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BRITISH ROAD SERVICES ©

Tom Barker
Joondalup, Australia

After the strife of World War Two,
my services were no longer required.
So I left the Army and at the labor exchange,
I tremulously inquired.

"Can I have a job, any old job,
that will earn me an honest quid?".
To which a bloke with a broken nose,
Said, "Wid ye like to go fishing for squid"

Then shoving me a bit of paper,
beneath the metal grill
Said, "sign the line and wait just a while"
and I sat there like a pickled dill.

The bloke soon came back grinning,
and asked, "Can you drive a truck".
I replied, "I drive my missus balmy"
he replied, "Don't push your luck"

So I wandered down to the depot,
and saw standing there in red paint
A ruddy great five cylinder Gardner,
next to a little old office so quaint.

I knocked and a voice bid me enter,
so I entered with a bit of a slouch.
The boss was sitting at his table,
and his secretary was laid on the couch.

She smiled and with a simper,
motioned for me to sit down.
But as I raced toward the couch
the Boss looked up with a frown

She began writing as he dictated,
and glanced as I walked like a crim
Then she put down her paper and pencil,
and said, "I'm Vera, meet my hubby, Jim"

The boss was really so cordial,
but said with nod and a cough
"ere, sit next tu me at table,
afore she 'as all yu clothes ripped off."

He lit a fag and drew on it
And asked, "'es thee driven 'afore?"
I said, "sorry I don't play golf "
"but in the desert I did chase a Moor".

"Aye 'av 'eerd all aboot t' desert,"
Rommil an' all that bunch.
Ah 'ed all me money on you lads,
'cos ah knew when it came t' crunch.

So he told me to take the big Gardner,
go down the red brickyard road
There to load it high with bricks,
then return to my humble abode.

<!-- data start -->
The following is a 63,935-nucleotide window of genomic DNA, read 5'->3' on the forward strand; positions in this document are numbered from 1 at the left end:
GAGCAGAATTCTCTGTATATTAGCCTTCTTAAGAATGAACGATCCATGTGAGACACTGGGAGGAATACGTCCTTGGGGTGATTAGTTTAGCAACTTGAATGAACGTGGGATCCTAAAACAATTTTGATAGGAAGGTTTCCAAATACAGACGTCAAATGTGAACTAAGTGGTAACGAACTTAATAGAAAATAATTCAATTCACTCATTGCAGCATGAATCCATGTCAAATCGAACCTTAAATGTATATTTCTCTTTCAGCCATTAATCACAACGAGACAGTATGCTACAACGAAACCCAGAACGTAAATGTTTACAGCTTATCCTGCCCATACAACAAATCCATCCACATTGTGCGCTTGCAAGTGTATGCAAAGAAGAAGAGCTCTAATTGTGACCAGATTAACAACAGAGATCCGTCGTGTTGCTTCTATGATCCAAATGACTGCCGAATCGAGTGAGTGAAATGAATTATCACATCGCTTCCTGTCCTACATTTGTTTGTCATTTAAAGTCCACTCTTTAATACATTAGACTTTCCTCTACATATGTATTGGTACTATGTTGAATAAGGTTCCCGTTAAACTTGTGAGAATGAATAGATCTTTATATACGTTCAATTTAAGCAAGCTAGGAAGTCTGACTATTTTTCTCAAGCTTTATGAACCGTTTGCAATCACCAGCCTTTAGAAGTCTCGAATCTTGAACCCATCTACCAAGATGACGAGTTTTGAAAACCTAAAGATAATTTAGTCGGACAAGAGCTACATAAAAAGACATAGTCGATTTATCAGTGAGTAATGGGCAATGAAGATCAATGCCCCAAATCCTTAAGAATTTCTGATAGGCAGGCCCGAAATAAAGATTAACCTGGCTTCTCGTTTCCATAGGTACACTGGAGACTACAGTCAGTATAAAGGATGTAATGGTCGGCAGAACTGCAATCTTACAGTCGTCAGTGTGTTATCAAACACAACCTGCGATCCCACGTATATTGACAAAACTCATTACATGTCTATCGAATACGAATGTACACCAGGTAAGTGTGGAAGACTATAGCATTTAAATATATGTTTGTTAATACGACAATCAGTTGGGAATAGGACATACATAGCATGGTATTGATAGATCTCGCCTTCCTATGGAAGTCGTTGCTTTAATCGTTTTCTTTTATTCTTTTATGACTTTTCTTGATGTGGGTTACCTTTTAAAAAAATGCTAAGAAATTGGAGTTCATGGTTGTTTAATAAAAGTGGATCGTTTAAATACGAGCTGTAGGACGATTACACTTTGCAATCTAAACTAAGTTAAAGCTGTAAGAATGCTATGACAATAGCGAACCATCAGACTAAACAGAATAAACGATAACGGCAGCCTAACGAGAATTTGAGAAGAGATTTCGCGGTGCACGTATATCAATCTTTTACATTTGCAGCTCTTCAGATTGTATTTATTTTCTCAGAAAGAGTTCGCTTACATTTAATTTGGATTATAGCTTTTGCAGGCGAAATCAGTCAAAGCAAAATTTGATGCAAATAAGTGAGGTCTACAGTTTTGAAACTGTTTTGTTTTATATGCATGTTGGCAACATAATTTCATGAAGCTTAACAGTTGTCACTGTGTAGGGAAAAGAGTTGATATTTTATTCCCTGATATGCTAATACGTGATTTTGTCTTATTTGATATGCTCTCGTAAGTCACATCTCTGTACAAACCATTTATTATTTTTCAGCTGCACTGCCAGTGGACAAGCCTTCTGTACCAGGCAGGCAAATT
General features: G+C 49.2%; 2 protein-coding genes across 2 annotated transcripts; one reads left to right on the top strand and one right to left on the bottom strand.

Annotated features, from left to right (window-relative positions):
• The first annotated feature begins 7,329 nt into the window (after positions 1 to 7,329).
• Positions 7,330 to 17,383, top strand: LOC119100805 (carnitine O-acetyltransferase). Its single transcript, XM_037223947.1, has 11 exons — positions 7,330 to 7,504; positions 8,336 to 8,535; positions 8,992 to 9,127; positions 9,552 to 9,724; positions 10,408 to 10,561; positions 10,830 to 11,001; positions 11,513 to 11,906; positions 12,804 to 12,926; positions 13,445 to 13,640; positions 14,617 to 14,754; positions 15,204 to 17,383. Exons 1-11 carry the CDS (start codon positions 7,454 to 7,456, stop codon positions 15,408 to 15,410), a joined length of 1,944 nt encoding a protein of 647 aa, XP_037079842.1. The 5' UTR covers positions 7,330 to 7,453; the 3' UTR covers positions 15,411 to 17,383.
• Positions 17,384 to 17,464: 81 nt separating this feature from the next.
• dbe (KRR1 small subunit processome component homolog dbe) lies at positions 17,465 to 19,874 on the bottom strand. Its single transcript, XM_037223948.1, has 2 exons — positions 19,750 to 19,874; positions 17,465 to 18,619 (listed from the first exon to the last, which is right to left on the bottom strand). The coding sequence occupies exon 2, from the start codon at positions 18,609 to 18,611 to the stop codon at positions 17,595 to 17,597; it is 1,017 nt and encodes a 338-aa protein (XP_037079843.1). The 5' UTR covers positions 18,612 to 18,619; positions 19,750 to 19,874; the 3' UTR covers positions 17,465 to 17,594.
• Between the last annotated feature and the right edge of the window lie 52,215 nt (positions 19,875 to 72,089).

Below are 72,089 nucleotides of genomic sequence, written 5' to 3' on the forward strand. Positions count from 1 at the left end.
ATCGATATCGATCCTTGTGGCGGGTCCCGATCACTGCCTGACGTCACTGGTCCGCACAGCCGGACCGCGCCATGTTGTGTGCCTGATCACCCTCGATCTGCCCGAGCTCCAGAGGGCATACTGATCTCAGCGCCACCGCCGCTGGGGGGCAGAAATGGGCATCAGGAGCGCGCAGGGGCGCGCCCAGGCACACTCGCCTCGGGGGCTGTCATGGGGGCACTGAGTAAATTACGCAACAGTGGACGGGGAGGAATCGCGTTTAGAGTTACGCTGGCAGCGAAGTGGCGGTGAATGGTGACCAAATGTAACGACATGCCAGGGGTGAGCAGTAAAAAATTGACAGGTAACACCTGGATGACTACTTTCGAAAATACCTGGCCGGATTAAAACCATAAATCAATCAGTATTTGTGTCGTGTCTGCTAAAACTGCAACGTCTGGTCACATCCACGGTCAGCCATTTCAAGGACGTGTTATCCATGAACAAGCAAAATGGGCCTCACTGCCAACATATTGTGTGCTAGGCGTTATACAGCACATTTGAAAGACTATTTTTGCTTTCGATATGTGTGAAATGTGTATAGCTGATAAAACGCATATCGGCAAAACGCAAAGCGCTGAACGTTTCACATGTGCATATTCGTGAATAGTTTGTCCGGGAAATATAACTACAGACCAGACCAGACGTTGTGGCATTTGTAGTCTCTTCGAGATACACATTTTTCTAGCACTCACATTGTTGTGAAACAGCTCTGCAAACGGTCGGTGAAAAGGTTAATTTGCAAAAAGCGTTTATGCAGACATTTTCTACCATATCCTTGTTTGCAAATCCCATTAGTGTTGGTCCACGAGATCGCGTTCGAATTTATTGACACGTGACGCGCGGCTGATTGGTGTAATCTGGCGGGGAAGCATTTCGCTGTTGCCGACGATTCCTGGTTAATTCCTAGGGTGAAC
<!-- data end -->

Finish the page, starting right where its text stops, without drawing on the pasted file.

"Take them up to Whimpy's,
they're building a big new estate.
And if straightway can't unload you,
then you'll just have ti sit theer an' wait".

"Gerroff intu pictures,
or inta a café an' 'ave stew.
But don't let me ever catch yu drivin'
if yu've just 'ad a big frothy brew".

So I set off next morning early,
when frost was still on the ground.
Everybody else was in their bed,
but woke up to the sound.

Of that big diesel engine roaring,
and as the gearbox ground.
with a parting rooty toot
I departed the motor pound.

The sun came up so glaring,
soon that rime and hoary frost.
Was gone from my front windscreen,
and in the scenery soon I was lost.

Big trees by the road side,
would loom and then whip past.
Telegraph poles like music staves,
and the engine noise unsurpassed.

Like a gigantic opera,
with the clouds way up on high.
Rays of sunshine gleaming.
Stabbing down through the sky.

Lines of birds like maize seeds,
threaded and stretched out on a wire.
Into the far distance,
never seeming to expire.

And along that black ribbon of road,
the red monster lurched and roared.
And at a hill the lid would lift,
as smoke to the heavens poured.

Through hamlet and village steady down,
we are not at the races.
And notice all the folk you pass,
they glance up with such pale faces.

This noisy monster lumbering past,
the young lady with a pram.
Who waves a pathetic fist,
but the monster doesn't give a damn.

Mile upon mile is gobbled up,
till the hot sun is overhead.
Then easing into old Thirsk town,
find a café to get fed.

Bacon an egg and strong tea,
then enjoy the favorite fag.
Don't have time to hang about,
being late becomes a drag.

Once again we both set off,
and with a quick look behind.
But would you believe it,
could fate be so unkind.

A slick looking police car,
tucked in so unobtrusive
I don't think I need elaborate,
these people can get quiet abusive.

"Can I see your licence sir?"
they ask when we are stopped.
I never gave them an excuse to say,
"your overloaded and you're copped."

They always act so superior,
and with a couple of quick knees bent
They hand you back your license,
as on your way you're sent

Arriving at the work site,
all the bricks to unload.
Then go to B.R.S.depot
hopefully to get a return load.